Play is something that many people believe is a childhood pastime, but given the many benefits of playing, it’s something you should embrace as often as possible as an adult. Kirsten Miliken in Playdhd explains why we stop playing: “As adults we believe we have to be taken seriously to be successful. But research shows that, like kids, adults benefit enormously from playing – in all aspects of their lives and relationships.”
Lloyd P. Rieber suggests “the word “play” can invoke so many misconceptions” and “There is also a sense of risk attached to suggesting an adult is at play. Work is respectable, play is not.” Other misconceptions he describes include that play is easy and that playing doesn’t contribute towards learning.
But life doesn’t need to be serious all the time and making art is just one of the ways you can play more regularly. Miliken writes “By definition, play is ‘purposely, all-consuming, and fun.’ Research with both humans and animals also demonstrates that play is a biological drive as crucial to our health as sleep or nutrition. Play is critical to healthy physical, mental, social, and psychological development.” She talks of research in the field showing the following benefits of play:
- Builds ability to solve problems, negotiate rules, and resolve conflicts
- Develops confidence, flexible minds that are open to new possibilities
- Develops creativity, resilience, independence, and leadership
- Reduces stress
- Helps grown strong, healthy bodies
That’s just the tip of the iceberg when it comes to the benefits. The bottom line is that play can add a lot of joy and meaning to your life, if you allow yourself permission to spend time playing and making your own art is a wonderful way to get started.
“Playfulness can help us do our jobs better and find more innovative solutions to problems. Play can help us be more adaptive, collaborative, spontaneous, and joyful.” — Kirsten Miliken
Creativity is fuelled by a sense of play but as adults, do we have to give up play in order to “grow up?” Productivity and play can be viewed as polar opposites on an imaginary ‘success’ scale. At one end there’s productivity which provides an outward marker of how ‘successful’ you are by ticking off goals and getting stuff done. At the other is play, with many people seeing as being a kids-only activity and a silly and frivolous use of time. But with so much research pointing to play being a vital component in a fulfilling personal life, as well as in business, it would be silly to ignore the benefits.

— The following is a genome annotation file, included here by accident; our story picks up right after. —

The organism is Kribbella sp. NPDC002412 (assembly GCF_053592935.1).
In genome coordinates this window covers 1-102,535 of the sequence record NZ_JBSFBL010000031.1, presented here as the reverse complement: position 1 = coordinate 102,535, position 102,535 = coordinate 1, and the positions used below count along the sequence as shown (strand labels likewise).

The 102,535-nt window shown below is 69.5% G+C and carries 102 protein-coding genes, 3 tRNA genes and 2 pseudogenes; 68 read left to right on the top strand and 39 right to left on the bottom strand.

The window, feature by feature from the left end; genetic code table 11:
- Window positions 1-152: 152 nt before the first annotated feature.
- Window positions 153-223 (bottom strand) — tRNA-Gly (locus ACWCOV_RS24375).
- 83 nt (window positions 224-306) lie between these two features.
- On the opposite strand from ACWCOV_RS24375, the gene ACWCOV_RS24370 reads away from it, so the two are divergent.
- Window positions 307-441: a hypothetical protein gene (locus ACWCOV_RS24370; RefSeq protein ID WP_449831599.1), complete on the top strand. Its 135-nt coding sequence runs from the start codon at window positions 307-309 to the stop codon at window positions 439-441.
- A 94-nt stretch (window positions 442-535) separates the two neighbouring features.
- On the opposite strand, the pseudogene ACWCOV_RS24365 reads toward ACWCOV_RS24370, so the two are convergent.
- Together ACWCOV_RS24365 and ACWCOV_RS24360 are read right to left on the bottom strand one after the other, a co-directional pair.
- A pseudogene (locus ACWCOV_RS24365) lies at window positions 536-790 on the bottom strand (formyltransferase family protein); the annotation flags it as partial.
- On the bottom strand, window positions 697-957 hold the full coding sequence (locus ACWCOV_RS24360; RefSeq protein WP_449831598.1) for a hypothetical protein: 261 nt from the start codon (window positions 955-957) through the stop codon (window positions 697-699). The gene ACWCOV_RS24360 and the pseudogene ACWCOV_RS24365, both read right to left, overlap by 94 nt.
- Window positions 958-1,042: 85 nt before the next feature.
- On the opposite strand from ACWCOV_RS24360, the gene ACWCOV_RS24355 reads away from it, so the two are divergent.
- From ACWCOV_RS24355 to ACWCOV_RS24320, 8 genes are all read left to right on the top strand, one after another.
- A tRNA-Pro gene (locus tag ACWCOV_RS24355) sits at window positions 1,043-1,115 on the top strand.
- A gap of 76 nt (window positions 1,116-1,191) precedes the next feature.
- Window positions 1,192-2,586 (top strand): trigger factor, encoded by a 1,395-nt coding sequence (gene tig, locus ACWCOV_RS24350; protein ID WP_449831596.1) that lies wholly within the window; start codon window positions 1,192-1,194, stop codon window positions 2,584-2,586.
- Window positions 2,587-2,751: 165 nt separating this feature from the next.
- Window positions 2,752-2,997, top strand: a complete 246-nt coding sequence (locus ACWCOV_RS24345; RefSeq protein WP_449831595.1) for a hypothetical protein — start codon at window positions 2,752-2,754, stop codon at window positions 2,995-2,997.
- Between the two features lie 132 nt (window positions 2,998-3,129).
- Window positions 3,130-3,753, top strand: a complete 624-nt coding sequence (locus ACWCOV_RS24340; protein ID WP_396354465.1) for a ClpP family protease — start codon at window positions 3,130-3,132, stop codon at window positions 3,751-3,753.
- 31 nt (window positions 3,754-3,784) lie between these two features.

Brené Brown in The Gifts of Imperfection says “If we want to live a Wholehearted life, we have to become intentional about cultivating sleep and play, and about letting go of exhaustion as a status symbol and productivity as self-worth.” In Present Over Perfect, Shauna Niequist explains how, “Productivity became my idol, the thing I loved and valued above all else. We all have these complicated tangles of belief, identity and narrative. And one of the earliest stories I told about myself is that my ability to get it done is what kept me around… The world that made sense to me was a world of earning and proofing and I was getting it out just like everyone around me, frantically trying to prove my worth.”
Being seen as productive is so highly valued because of the myth that ticking boxes – i.e. on a daily basis via a to-do list – somehow relates to worthiness and self-value. The more you achieve, the more valuable you are perceived as being to others and therefore the more loveable and attractive you become. Productivity becomes a quantifiable measure of your ‘success’ in life’s uncertain chaos.
Kirsten Miliken in Playdhd suggests “As an adult there is a stigma about play. We’re trained to take things seriously, work hard and not ‘goof off.’… it is likely that you were ever encouraged to play to meet your potential, much less to have fun in an effort to be more creative, happy, energetic, and productive.” The idea that play can actually help you to achieve more, as well as being a vital tool for living a good life is an exciting one. “Play is a biological drive as crucial to our health as sleep or nutrition. Some of the key descriptions about play according to Miliken is that its purposeless (it’s done for the fun of it), voluntary, you loose track of time whilst engaging in play and your self-conscious is diminished (you don’t censor or judge yourself while playing).
Spending time playing “just because” may be the best thing you could do to improve the quality of your daily life. With creativity being fuelled by play and playing around with new ideas, play is one of the best tools you have available right now.
“It’s about playing. It’s like being innocent enough to just play without an outcome in mind.” – Sofia Munson, painter